How Long Does Spousal Support Last in California?

Hossein Berenji, Jul 15, 2021

Spousal support in California ends when a court order ends the payments. Support payments also end when one of the individuals dies. Likewise, if the person receiving spousal support gets remarried or registers a new domestic partnership, spousal support should end.

The length of spousal support payments depends on numerous factors. Some individuals may be ordered to pay temporary spousal support when a divorce case is pending. The temporary spousal support may become permanent or long-term spousal support when the court issues a final order.

The Ten-Year Rule for Spousal Support

The length of your marriage is an essential factor in how long spousal support payments continue.

Generally, if a couple is married less than ten years, the duration of spousal support payments is one-half of the duration of the marriage. Therefore, if you were married for eight years, you will pay spousal support for four years.

However, the judge has discretion to order a longer or shorter duration for the payments.

Couples who are married for more than ten years are considered to have a long-term marriage. In these cases, judges are not permitted to set an end date for support payments. Therefore, other factors determine when spousal support payments end.

Marital Agreements and Spousal Support

Prenuptial agreements and post-nuptial agreements may set the amount and duration of spousal support payments. If the marital agreement is valid, the court should uphold the terms of the agreement.

For example, let’s assume a couple is in a long-term marriage. However, the marital agreement calls for short-term or lump sum alimony. Therefore, the court should enforce the agreement, even though the spouse could have received permanent alimony payments if they did not enter the marital agreement.

Negotiating Spousal Support Payments

A couple may come to an agreement as to the duration and amount of spousal support payments. In these cases, the spouses agree to the terms for alimony payments. The couple may use a mediator or family law facilitator to help negotiate spousal support payments.

Litigating Spousal Support

If a couple has no marital agreement and cannot agree to the terms of spousal support, the court will decide the terms. As stated above, the length of the marriage is a significant factor in how long spousal support payments last in California.

Temporary spousal support is often calculated based on a formula. You can read about the formula by accessing the Family Court Rules for the county where your case is filed.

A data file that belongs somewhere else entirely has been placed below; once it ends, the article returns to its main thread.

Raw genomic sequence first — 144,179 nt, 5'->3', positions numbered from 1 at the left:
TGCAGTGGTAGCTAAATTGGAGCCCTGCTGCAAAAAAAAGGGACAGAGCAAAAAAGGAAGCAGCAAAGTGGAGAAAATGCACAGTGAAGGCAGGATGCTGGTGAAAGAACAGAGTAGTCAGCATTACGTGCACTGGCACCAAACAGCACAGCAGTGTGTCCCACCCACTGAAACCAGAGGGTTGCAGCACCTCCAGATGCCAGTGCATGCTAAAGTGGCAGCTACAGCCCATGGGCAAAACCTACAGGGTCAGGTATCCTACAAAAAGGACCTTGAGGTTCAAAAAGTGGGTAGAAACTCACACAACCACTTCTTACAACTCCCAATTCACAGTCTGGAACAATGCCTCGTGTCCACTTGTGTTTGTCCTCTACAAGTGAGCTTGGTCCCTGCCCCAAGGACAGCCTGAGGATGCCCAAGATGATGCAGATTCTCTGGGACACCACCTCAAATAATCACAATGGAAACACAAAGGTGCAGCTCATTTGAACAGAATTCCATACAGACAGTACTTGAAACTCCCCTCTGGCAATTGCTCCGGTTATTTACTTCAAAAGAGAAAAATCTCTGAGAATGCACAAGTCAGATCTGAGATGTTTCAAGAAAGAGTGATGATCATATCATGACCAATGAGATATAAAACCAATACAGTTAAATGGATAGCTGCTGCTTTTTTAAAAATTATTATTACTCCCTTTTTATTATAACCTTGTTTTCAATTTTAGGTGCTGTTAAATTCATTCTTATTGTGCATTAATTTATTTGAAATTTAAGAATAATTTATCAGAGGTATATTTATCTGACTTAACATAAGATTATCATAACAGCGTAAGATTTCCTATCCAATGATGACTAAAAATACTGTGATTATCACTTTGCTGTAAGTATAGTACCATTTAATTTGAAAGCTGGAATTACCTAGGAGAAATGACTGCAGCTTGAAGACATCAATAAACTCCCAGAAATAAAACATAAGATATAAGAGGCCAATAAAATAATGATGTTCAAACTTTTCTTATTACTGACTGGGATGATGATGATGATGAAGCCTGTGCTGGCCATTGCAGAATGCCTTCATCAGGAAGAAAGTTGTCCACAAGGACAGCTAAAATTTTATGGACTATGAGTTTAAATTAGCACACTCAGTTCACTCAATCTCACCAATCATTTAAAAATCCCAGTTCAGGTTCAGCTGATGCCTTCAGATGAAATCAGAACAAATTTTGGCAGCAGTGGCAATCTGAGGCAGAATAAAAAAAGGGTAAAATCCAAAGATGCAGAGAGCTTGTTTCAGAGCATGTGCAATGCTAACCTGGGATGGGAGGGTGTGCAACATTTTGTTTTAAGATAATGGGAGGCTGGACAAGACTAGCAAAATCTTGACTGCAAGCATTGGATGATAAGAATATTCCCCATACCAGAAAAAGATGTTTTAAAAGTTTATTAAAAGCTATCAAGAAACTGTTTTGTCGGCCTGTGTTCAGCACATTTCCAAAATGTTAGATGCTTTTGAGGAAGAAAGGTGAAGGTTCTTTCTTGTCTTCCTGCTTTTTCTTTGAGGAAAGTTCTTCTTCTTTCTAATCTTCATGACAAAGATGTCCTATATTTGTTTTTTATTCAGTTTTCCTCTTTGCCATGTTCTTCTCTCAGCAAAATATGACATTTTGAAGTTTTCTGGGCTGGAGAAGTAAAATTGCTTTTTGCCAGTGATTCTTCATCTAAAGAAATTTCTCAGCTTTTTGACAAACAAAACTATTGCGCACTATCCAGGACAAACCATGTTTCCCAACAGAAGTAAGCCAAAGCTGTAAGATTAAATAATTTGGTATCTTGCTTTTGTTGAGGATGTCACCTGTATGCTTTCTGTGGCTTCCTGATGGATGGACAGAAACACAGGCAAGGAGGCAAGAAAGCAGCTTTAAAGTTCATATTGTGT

Other factors the court considers when deciding a spousal support case include:

  • The age and health of each spouse
  • The needs of each person based on the standard of living they enjoyed during the marriage
  • Whether there are allegations of domestic violence
  • The individual and joint property and debts of the couple
  • What each person can afford to pay to maintain the standard of living enjoyed during the marriage
  • The contributions of one spouse to the other spouse obtaining training, education, or a professional license
  • The state and federal tax impact of spousal support
  • If obtaining a job would make it too difficult for a parent to care for the parent’s children
  • Whether one spouse’s career was impacted by the need to take care of the couple’s children or home or impacted by unemployment
  • The marketable skills and the job market for those skills of the spouse that is receiving support payments
  • The time and expense a spouse will need to obtain training and education to get a job

The judge may consider other relevant factors if they directly impact the question of spousal support.

What Happens When I Retire?

When you reach retirement age, you are entitled to retire. Your spouse cannot force you to continue working just to pay spousal support payments. When you retire or if you are forced to take early retirement, you can petition the court to stop spousal support payments.

Modifications of Spousal Support

Circumstances may change after the judge orders spousal support. Either spouse can petition for a modification of support payments. However, you must show a change in circumstances that would warrant modifying alimony payments.

Changes in circumstances could include:

  • Disability or serious illness
  • Unemployment
  • Permanent decrease in income
  • Cohabitation with a partner by the person receiving support payments

It is important to remember that you still owe the spousal support payments until you receive an order from the court changing the amount of your payments.